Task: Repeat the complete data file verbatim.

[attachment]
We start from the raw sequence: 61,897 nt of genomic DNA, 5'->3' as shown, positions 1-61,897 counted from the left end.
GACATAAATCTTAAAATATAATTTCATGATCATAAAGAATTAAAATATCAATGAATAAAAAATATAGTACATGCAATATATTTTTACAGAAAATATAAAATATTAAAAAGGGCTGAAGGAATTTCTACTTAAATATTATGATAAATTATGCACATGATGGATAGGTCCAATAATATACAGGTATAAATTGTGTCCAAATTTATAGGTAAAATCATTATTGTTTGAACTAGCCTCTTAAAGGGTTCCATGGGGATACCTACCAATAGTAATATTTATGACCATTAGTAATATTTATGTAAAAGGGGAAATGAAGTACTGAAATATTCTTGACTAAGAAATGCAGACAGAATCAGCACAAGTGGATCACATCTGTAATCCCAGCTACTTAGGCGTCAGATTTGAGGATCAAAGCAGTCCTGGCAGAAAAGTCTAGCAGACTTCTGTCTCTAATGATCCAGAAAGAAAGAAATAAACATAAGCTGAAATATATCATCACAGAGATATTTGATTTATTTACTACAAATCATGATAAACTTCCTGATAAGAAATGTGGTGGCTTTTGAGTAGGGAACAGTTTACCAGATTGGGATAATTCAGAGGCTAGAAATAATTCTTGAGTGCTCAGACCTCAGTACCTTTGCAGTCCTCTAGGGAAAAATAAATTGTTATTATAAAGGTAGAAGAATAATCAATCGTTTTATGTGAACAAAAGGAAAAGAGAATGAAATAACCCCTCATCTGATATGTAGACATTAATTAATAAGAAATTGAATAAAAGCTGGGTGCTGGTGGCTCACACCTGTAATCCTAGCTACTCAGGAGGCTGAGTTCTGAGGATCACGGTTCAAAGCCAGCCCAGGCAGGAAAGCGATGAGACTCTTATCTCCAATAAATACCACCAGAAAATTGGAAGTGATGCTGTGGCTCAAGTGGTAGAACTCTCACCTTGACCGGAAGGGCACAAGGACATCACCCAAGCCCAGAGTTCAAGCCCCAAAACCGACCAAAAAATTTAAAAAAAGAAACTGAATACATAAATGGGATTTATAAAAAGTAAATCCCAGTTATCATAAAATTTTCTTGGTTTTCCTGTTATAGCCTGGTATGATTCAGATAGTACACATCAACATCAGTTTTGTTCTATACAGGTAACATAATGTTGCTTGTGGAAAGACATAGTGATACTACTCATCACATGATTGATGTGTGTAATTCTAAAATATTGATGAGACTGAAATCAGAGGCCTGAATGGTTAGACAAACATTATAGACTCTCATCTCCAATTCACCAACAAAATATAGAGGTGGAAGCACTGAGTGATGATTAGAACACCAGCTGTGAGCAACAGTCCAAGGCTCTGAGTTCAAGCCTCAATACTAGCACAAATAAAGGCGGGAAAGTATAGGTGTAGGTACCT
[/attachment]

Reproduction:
We start from the raw sequence: 61,897 nt of genomic DNA, 5'->3' as shown, positions 1-61,897 counted from the left end.
GACATAAATCTTAAAATATAATTTCATGATCATAAAGAATTAAAATATCAATGAATAAAAAATATAGTACATGCAATATATTTTTACAGAAAATATAAAATATTAAAAAGGGCTGAAGGAATTTCTACTTAAATATTATGATAAATTATGCACATGATGGATAGGTCCAATAATATACAGGTATAAATTGTGTCCAAATTTATAGGTAAAATCATTATTGTTTGAACTAGCCTCTTAAAGGGTTCCATGGGGATACCTACCAATAGTAATATTTATGACCATTAGTAATATTTATGTAAAAGGGGAAATGAAGTACTGAAATATTCTTGACTAAGAAATGCAGACAGAATCAGCACAAGTGGATCACATCTGTAATCCCAGCTACTTAGGCGTCAGATTTGAGGATCAAAGCAGTCCTGGCAGAAAAGTCTAGCAGACTTCTGTCTCTAATGATCCAGAAAGAAAGAAATAAACATAAGCTGAAATATATCATCACAGAGATATTTGATTTATTTACTACAAATCATGATAAACTTCCTGATAAGAAATGTGGTGGCTTTTGAGTAGGGAACAGTTTACCAGATTGGGATAATTCAGAGGCTAGAAATAATTCTTGAGTGCTCAGACCTCAGTACCTTTGCAGTCCTCTAGGGAAAAATAAATTGTTATTATAAAGGTAGAAGAATAATCAATCGTTTTATGTGAACAAAAGGAAAAGAGAATGAAATAACCCCTCATCTGATATGTAGACATTAATTAATAAGAAATTGAATAAAAGCTGGGTGCTGGTGGCTCACACCTGTAATCCTAGCTACTCAGGAGGCTGAGTTCTGAGGATCACGGTTCAAAGCCAGCCCAGGCAGGAAAGCGATGAGACTCTTATCTCCAATAAATACCACCAGAAAATTGGAAGTGATGCTGTGGCTCAAGTGGTAGAACTCTCACCTTGACCGGAAGGGCACAAGGACATCACCCAAGCCCAGAGTTCAAGCCCCAAAACCGACCAAAAAATTTAAAAAAAGAAACTGAATACATAAATGGGATTTATAAAAAGTAAATCCCAGTTATCATAAAATTTTCTTGGTTTTCCTGTTATAGCCTGGTATGATTCAGATAGTACACATCAACATCAGTTTTGTTCTATACAGGTAACATAATGTTGCTTGTGGAAAGACATAGTGATACTACTCATCACATGATTGATGTGTGTAATTCTAAAATATTGATGAGACTGAAATCAGAGGCCTGAATGGTTAGACAAACATTATAGACTCTCATCTCCAATTCACCAACAAAATATAGAGGTGGAAGCACTGAGTGATGATTAGAACACCAGCTGTGAGCAACAGTCCAAGGCTCTGAGTTCAAGCCTCAATACTAGCACAAATAAAGGCGGGAAAGTATAGGTGTAGGTACCT